Your lawyer is there to help you with this – they’ll talk you through what you’re agreeing to and negotiate clauses in your favour – for example, you might want to make sure the seller doesn’t set up a competing business, or take key customers or staff with them when they exit the business.

These are the key steps to buying a business – but there’s a bit more to think about before you take the plunge.

Other things to think about


You want to buy a business that will succeed, right?

Right.

So, you shouldn’t just buy any business because it already exists. There are certain factors you need to consider before committing.

  1. What sort of business do you actually want to buy?

    Business Criteria Checklist

    To make a good go of a business you really should have a good understanding of the industry and how the business works. It should cater to your passions and your interests, and its goals (other than making money!) should align with your own.

    For example, I don’t know anything about food, so it would be a bad idea for me to buy a restaurant. But if you’ve worked as a chef for a number of years and now want to run your own restaurant, buying one would be a logical move.

  2. Where do you want to buy – and how big do you want to go?

    Business Location

    How many employees do you feel you can manage? Where do you want your business to be located? How much will it cost you to operate a business there? Will there be heavy footfall to the business?

    These are all questions you need to answer before you can start identifying target businesses.

  3. What changes you would want to make?

    Once you start looking at a specific business, think about what changes you’d want to make and how much they would cost.

    Business Upgrade Cost

    For example, if you want to increase the size of the company, how much will it cost to manage more staff?

    Business Service Cost

    If you want to expand the services you offer, what expertise, equipment and technology would you need to deliver them?

    Business Time Cost

    How much time and effort would be involved in making those changes, and how much you are willing to invest?

    Just like buying and renovating a home, the cost of transforming a business can end up being far higher than expected and there’s a big risk you could run out of budget, so if the business would need big changes to suit your needs, it might not be the ideal target after all.

  4. Why is the existing business owner selling the business?

    Business Sale Question

    There are many reasons why a business owner might want to sell his or her business. It may simply be that they wish to relocate, or that they no longer want to dedicate the time and effort it takes to run a business. They might even want to retire.

    Or, there could be a more sinister reason...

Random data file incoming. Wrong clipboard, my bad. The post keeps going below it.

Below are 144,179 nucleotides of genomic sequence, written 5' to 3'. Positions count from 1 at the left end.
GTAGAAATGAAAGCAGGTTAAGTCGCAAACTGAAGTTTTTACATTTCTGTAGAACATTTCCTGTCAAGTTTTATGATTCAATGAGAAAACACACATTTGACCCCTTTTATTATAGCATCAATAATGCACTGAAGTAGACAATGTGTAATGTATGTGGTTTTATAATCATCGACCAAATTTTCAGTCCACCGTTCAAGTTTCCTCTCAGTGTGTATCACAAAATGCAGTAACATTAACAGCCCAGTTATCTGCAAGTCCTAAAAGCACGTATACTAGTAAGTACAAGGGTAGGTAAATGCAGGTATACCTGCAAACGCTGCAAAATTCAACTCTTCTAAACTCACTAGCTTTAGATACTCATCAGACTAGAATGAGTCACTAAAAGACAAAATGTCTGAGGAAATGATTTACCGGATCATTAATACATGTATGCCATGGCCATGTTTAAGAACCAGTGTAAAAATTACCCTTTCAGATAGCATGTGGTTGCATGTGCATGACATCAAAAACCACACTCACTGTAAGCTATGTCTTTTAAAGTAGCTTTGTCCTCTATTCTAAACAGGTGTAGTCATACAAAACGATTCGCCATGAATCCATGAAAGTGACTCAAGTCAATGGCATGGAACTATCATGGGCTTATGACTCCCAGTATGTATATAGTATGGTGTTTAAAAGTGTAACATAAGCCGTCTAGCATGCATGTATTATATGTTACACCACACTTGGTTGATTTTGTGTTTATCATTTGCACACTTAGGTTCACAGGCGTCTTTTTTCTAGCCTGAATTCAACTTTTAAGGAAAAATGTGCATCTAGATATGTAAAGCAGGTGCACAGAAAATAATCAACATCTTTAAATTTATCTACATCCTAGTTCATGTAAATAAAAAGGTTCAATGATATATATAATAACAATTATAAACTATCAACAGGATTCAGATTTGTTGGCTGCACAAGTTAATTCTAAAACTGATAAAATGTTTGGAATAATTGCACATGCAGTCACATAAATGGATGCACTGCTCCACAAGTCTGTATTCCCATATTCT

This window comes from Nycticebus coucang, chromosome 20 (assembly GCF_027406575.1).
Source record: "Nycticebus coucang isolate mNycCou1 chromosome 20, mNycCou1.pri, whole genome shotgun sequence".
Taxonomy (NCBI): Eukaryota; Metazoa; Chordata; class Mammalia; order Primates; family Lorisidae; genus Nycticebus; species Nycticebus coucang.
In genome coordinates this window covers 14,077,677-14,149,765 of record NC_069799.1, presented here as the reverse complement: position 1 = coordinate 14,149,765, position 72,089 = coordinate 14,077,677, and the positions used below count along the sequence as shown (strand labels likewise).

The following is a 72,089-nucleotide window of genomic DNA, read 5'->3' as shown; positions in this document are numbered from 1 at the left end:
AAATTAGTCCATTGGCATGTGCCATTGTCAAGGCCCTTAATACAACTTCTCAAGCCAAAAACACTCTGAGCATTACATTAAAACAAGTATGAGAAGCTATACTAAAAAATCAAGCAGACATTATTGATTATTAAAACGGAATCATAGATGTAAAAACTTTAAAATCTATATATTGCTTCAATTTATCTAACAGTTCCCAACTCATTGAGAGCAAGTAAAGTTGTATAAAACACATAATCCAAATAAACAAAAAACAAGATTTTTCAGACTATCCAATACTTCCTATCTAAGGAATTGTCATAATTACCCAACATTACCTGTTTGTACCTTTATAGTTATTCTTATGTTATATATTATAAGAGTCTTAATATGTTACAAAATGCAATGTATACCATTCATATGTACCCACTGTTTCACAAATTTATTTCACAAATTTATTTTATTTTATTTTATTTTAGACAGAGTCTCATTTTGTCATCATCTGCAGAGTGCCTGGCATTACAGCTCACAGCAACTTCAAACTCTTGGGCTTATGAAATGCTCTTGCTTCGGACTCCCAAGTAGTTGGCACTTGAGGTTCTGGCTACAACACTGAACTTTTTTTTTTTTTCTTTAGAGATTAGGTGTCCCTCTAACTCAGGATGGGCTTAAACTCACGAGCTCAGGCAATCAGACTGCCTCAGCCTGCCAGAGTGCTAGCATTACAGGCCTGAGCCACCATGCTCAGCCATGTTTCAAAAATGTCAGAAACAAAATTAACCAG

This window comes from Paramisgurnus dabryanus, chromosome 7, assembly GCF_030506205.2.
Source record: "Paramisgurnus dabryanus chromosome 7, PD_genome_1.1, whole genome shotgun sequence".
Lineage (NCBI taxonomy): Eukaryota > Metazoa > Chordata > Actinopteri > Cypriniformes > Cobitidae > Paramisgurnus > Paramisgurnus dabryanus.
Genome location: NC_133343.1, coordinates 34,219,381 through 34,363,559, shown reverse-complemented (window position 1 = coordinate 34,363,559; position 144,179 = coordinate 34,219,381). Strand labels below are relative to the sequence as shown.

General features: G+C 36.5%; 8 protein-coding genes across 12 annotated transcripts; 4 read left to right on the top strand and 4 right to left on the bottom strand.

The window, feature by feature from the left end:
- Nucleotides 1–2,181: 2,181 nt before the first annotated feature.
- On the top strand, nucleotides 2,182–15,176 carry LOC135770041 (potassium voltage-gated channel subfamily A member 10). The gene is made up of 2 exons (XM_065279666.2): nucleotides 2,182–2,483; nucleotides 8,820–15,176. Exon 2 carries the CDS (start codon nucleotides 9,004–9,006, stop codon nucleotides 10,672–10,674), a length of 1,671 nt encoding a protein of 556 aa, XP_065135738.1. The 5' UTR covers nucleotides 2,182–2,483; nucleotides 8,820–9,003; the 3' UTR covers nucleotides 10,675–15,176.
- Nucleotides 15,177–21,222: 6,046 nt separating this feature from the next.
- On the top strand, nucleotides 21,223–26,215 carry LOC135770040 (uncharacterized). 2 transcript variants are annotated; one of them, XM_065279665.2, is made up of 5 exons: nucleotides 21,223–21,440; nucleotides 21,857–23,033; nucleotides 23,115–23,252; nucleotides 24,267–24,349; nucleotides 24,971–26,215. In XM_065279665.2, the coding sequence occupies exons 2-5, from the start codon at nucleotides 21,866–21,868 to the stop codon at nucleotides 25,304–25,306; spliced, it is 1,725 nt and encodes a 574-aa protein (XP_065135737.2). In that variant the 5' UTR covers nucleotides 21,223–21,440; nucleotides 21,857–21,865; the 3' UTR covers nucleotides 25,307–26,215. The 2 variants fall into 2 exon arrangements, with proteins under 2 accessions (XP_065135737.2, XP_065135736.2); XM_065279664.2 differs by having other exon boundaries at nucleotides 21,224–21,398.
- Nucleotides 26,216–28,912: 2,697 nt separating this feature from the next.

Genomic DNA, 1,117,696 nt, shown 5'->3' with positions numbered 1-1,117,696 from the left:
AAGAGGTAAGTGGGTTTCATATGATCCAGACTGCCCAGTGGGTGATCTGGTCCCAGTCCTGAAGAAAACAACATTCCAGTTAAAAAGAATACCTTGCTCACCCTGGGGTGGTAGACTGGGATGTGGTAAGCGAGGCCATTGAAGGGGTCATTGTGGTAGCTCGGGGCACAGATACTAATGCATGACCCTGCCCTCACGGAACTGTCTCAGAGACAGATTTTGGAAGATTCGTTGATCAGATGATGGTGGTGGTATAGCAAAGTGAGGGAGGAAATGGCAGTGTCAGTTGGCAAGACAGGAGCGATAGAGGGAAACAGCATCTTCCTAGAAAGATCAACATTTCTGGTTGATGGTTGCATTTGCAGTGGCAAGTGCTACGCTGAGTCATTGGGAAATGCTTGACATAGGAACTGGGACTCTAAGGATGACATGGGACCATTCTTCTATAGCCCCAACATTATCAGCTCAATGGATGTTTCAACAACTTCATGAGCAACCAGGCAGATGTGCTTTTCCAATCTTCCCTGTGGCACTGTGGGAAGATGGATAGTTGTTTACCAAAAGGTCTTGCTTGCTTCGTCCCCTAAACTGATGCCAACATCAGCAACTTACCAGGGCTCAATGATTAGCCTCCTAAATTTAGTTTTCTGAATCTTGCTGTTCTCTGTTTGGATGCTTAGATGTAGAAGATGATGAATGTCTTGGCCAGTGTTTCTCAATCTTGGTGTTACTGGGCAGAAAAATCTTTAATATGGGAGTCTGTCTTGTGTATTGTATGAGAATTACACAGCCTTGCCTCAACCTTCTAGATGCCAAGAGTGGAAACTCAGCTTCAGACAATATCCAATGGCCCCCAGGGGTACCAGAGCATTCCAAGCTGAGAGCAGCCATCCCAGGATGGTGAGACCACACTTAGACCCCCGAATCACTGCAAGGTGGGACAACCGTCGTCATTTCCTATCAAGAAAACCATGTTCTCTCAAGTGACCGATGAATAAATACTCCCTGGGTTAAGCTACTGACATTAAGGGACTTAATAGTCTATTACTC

If the business is struggling in any way, you’ll need to know whether you’re in a position to overcome any obstacles that the owner could not. Be sure to ask what problems they’ve had, what steps they’ve taken to try and solve them, and what the outcome was.

    If you feel you have the expertise to solve the issues that the current owner couldn't then you may be looking at an opportunity to get a great business at a discount price.

    On the other hand, if the challenges look insurmountable, you might want to reconsider…

  5. Look out for red flags.

    Do you want to buy a business that’s destined to fail?

    I’m pretty certain the answer to that is ‘No’.

    To avoid buying a money pit, make sure you look out for these signs of trouble:

    • The business is not gaining customers
    • The business is falling far behind its competitors
    • There is too much business debt
    • The business plan is poorly thought out or is out of date
    • There is no longer a strong market for the product or service
    • The location is inconvenient and will not yield high traffic (depends on business type of course)
    • The production costs are unsustainable
    • The brand’s reputation has been tarnished

    If you come across anything that doesn’t look right, get your advisors to help you dig deeper. If you’re not completely comfortable that the business is right for you, look elsewhere.

    After all, this is a massive investment and there will always be other opportunities.

Conclusion


While it may seem more expensive to buy a business than to start one from scratch, when you buy one that’s already established, you’ll know exactly how much your investment will be (unlike a start-up, where you’ll never know what to expect).

What’s more, you’ll find it much easier to get finance to buy a business that already exists than to raise start-up capital.

Buying a successful business is also less risky than starting your ownalthough, of course, nothing is ever guaranteed. You’ll still need good judgment, business acumen and solid advice every step of the way.

If you’re still on the fence about whether buying a business is a shrewd business move, I’ll just mention a couple of little businesses you may have heard of.

  • Starbucks.
  • McDonalds.

This may come as a shock, but back in the day the founders of both of these global empires decided that it would be better to buy a business than start one from scratch.

That’s right.

Two of the biggest companies in the world were started in the very same way you could be about to start yours: by buying one.

So, what do you think – is it better to buy an existing business than to start your own?